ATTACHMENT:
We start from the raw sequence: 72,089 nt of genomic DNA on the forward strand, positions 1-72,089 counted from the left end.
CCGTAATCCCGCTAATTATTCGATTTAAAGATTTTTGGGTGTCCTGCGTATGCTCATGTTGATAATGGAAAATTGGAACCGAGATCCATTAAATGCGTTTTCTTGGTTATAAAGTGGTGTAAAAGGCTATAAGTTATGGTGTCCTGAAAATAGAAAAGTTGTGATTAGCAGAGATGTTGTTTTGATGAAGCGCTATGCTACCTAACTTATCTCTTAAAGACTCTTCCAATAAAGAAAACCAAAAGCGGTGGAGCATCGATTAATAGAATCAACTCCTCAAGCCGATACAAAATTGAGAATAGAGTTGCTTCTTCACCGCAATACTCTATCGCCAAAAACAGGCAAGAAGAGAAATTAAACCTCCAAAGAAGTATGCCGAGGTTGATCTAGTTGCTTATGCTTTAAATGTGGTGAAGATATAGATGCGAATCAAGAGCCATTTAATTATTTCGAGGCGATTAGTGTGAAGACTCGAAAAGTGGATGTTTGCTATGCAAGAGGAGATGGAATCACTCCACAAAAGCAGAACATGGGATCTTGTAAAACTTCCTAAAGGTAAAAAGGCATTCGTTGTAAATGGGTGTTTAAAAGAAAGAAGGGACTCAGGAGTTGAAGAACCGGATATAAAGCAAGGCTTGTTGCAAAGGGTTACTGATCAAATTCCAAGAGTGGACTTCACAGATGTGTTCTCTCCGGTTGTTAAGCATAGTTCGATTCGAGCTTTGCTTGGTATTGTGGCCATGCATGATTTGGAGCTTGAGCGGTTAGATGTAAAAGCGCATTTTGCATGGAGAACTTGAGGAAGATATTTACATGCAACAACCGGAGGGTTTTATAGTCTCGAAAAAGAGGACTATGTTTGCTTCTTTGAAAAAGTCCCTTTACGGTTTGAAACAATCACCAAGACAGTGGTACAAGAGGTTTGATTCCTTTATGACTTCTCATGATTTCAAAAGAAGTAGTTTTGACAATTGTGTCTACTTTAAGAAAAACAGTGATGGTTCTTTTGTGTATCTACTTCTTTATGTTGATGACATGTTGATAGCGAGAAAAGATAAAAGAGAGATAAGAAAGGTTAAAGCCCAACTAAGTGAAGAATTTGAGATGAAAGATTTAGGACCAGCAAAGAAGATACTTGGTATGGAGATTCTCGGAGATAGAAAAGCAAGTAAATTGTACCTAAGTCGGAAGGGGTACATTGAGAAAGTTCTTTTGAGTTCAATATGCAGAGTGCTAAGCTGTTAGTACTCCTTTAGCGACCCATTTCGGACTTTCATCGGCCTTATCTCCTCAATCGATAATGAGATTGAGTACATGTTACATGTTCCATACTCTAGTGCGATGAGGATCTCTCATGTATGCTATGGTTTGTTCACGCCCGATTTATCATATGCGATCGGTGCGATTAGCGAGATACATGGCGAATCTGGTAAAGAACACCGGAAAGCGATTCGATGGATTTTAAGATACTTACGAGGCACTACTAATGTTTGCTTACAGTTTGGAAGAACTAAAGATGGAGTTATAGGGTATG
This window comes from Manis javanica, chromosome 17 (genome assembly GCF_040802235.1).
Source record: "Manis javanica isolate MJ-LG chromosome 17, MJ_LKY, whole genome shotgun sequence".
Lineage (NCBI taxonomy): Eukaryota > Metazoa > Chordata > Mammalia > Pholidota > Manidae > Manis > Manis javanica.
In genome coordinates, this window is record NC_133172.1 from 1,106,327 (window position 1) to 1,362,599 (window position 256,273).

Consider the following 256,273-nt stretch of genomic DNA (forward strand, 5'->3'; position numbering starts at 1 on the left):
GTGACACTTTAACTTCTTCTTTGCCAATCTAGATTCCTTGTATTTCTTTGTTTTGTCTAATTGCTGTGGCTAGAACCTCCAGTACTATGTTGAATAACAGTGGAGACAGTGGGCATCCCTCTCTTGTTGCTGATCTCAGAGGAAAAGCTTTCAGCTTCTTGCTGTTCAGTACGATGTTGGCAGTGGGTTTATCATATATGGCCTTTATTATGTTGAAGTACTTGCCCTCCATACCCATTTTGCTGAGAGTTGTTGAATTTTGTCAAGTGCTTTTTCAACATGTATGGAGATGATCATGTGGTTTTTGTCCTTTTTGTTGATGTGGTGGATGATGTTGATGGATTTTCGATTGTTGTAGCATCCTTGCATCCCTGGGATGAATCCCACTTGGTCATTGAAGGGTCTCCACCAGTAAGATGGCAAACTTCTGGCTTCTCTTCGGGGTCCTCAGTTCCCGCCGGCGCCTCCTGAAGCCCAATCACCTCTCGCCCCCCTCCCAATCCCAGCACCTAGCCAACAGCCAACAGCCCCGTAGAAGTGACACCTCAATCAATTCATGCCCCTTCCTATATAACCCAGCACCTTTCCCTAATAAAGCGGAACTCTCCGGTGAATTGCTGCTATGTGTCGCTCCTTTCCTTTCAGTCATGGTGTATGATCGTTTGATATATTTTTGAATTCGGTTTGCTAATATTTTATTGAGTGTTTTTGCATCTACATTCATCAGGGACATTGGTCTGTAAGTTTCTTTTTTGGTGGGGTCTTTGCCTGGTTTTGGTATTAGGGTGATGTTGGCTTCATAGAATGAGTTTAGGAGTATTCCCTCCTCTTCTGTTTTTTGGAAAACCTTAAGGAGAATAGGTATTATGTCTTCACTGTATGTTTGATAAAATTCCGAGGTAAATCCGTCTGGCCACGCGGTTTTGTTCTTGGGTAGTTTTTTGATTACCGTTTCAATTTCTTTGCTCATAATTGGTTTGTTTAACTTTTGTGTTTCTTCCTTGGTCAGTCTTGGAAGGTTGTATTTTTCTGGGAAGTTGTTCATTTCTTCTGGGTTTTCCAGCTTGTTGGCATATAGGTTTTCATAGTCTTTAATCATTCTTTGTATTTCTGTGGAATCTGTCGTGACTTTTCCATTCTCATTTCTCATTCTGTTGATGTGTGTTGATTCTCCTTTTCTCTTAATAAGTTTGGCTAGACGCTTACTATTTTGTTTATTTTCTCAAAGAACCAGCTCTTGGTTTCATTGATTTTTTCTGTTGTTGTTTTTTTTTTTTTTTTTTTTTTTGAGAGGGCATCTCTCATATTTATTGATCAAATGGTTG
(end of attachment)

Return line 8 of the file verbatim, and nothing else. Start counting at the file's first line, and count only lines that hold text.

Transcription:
GTGACACTTTAACTTCTTCTTTGCCAATCTAGATTCCTTGTATTTCTTTGTTTTGTCTAATTGCTGTGGCTAGAACCTCCAGTACTATGTTGAATAACAGTGGAGACAGTGGGCATCCCTCTCTTGTTGCTGATCTCAGAGGAAAAGCTTTCAGCTTCTTGCTGTTCAGTACGATGTTGGCAGTGGGTTTATCATATATGGCCTTTATTATGTTGAAGTACTTGCCCTCCATACCCATTTTGCTGAGAGTTGTTGAATTTTGTCAAGTGCTTTTTCAACATGTATGGAGATGATCATGTGGTTTTTGTCCTTTTTGTTGATGTGGTGGATGATGTTGATGGATTTTCGATTGTTGTAGCATCCTTGCATCCCTGGGATGAATCCCACTTGGTCATTGAAGGGTCTCCACCAGTAAGATGGCAAACTTCTGGCTTCTCTTCGGGGTCCTCAGTTCCCGCCGGCGCCTCCTGAAGCCCAATCACCTCTCGCCCCCCTCCCAATCCCAGCACCTAGCCAACAGCCAACAGCCCCGTAGAAGTGACACCTCAATCAATTCATGCCCCTTCCTATATAACCCAGCACCTTTCCCTAATAAAGCGGAACTCTCCGGTGAATTGCTGCTATGTGTCGCTCCTTTCCTTTCAGTCATGGTGTATGATCGTTTGATATATTTTTGAATTCGGTTTGCTAATATTTTATTGAGTGTTTTTGCATCTACATTCATCAGGGACATTGGTCTGTAAGTTTCTTTTTTGGTGGGGTCTTTGCCTGGTTTTGGTATTAGGGTGATGTTGGCTTCATAGAATGAGTTTAGGAGTATTCCCTCCTCTTCTGTTTTTTGGAAAACCTTAAGGAGAATAGGTATTATGTCTTCACTGTATGTTTGATAAAATTCCGAGGTAAATCCGTCTGGCCACGCGGTTTTGTTCTTGGGTAGTTTTTTGATTACCGTTTCAATTTCTTTGCTCATAATTGGTTTGTTTAACTTTTGTGTTTCTTCCTTGGTCAGTCTTGGAAGGTTGTATTTTTCTGGGAAGTTGTTCATTTCTTCTGGGTTTTCCAGCTTGTTGGCATATAGGTTTTCATAGTCTTTAATCATTCTTTGTATTTCTGTGGAATCTGTCGTGACTTTTCCATTCTCATTTCTCATTCTGTTGATGTGTGTTGATTCTCCTTTTCTCTTAATAAGTTTGGCTAGACGCTTACTATTTTGTTTATTTTCTCAAAGAACCAGCTCTTGGTTTCATTGATTTTTTCTGTTGTTGTTTTTTTTTTTTTTTTTTTTTTTGAGAGGGCATCTCTCATATTTATTGATCAAATGGTTG